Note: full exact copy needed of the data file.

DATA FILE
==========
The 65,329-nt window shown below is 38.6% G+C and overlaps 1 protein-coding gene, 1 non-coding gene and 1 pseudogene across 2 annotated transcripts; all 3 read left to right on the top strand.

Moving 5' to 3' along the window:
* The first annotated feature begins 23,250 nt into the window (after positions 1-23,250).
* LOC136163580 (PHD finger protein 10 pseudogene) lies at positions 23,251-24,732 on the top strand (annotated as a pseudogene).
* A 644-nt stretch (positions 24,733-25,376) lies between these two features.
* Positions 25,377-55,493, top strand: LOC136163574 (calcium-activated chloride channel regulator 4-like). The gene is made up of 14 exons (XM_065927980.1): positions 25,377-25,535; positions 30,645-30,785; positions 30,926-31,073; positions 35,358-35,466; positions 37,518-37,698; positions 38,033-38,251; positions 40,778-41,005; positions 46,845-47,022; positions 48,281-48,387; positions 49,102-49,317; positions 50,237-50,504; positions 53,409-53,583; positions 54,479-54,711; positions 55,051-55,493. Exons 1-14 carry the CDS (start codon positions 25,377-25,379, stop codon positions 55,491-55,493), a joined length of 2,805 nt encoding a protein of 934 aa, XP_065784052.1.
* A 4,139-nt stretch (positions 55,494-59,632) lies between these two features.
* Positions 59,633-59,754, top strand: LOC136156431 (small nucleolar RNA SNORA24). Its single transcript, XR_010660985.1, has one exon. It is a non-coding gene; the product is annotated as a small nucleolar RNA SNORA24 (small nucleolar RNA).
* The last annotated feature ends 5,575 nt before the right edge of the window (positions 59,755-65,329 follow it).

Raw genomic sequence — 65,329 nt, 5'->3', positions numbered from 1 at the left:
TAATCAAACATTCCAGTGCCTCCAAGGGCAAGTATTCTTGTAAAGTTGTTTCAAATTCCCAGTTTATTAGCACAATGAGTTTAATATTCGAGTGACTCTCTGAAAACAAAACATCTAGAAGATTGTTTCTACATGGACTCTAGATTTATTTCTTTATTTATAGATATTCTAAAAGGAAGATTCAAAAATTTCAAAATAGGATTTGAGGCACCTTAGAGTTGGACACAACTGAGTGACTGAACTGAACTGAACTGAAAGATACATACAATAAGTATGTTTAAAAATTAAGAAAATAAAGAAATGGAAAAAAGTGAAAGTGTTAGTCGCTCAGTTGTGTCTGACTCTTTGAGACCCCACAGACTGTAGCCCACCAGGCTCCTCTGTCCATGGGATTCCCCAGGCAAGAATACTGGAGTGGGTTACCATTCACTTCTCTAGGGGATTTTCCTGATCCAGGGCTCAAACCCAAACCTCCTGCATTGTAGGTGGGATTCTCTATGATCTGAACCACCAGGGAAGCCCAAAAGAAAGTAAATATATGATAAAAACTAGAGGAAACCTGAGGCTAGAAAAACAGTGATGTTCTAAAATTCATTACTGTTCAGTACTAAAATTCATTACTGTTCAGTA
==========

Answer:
The 65,329-nt window shown below is 38.6% G+C and overlaps 1 protein-coding gene, 1 non-coding gene and 1 pseudogene across 2 annotated transcripts; all 3 read left to right on the top strand.

Moving 5' to 3' along the window:
* The first annotated feature begins 23,250 nt into the window (after positions 1-23,250).
* LOC136163580 (PHD finger protein 10 pseudogene) lies at positions 23,251-24,732 on the top strand (annotated as a pseudogene).
* A 644-nt stretch (positions 24,733-25,376) lies between these two features.
* Positions 25,377-55,493, top strand: LOC136163574 (calcium-activated chloride channel regulator 4-like). The gene is made up of 14 exons (XM_065927980.1): positions 25,377-25,535; positions 30,645-30,785; positions 30,926-31,073; positions 35,358-35,466; positions 37,518-37,698; positions 38,033-38,251; positions 40,778-41,005; positions 46,845-47,022; positions 48,281-48,387; positions 49,102-49,317; positions 50,237-50,504; positions 53,409-53,583; positions 54,479-54,711; positions 55,051-55,493. Exons 1-14 carry the CDS (start codon positions 25,377-25,379, stop codon positions 55,491-55,493), a joined length of 2,805 nt encoding a protein of 934 aa, XP_065784052.1.
* A 4,139-nt stretch (positions 55,494-59,632) lies between these two features.
* Positions 59,633-59,754, top strand: LOC136156431 (small nucleolar RNA SNORA24). Its single transcript, XR_010660985.1, has one exon. It is a non-coding gene; the product is annotated as a small nucleolar RNA SNORA24 (small nucleolar RNA).
* The last annotated feature ends 5,575 nt before the right edge of the window (positions 59,755-65,329 follow it).

Raw genomic sequence — 65,329 nt, 5'->3', positions numbered from 1 at the left:
TAATCAAACATTCCAGTGCCTCCAAGGGCAAGTATTCTTGTAAAGTTGTTTCAAATTCCCAGTTTATTAGCACAATGAGTTTAATATTCGAGTGACTCTCTGAAAACAAAACATCTAGAAGATTGTTTCTACATGGACTCTAGATTTATTTCTTTATTTATAGATATTCTAAAAGGAAGATTCAAAAATTTCAAAATAGGATTTGAGGCACCTTAGAGTTGGACACAACTGAGTGACTGAACTGAACTGAACTGAAAGATACATACAATAAGTATGTTTAAAAATTAAGAAAATAAAGAAATGGAAAAAAGTGAAAGTGTTAGTCGCTCAGTTGTGTCTGACTCTTTGAGACCCCACAGACTGTAGCCCACCAGGCTCCTCTGTCCATGGGATTCCCCAGGCAAGAATACTGGAGTGGGTTACCATTCACTTCTCTAGGGGATTTTCCTGATCCAGGGCTCAAACCCAAACCTCCTGCATTGTAGGTGGGATTCTCTATGATCTGAACCACCAGGGAAGCCCAAAAGAAAGTAAATATATGATAAAAACTAGAGGAAACCTGAGGCTAGAAAAACAGTGATGTTCTAAAATTCATTACTGTTCAGTACTAAAATTCATTACTGTTCAGTA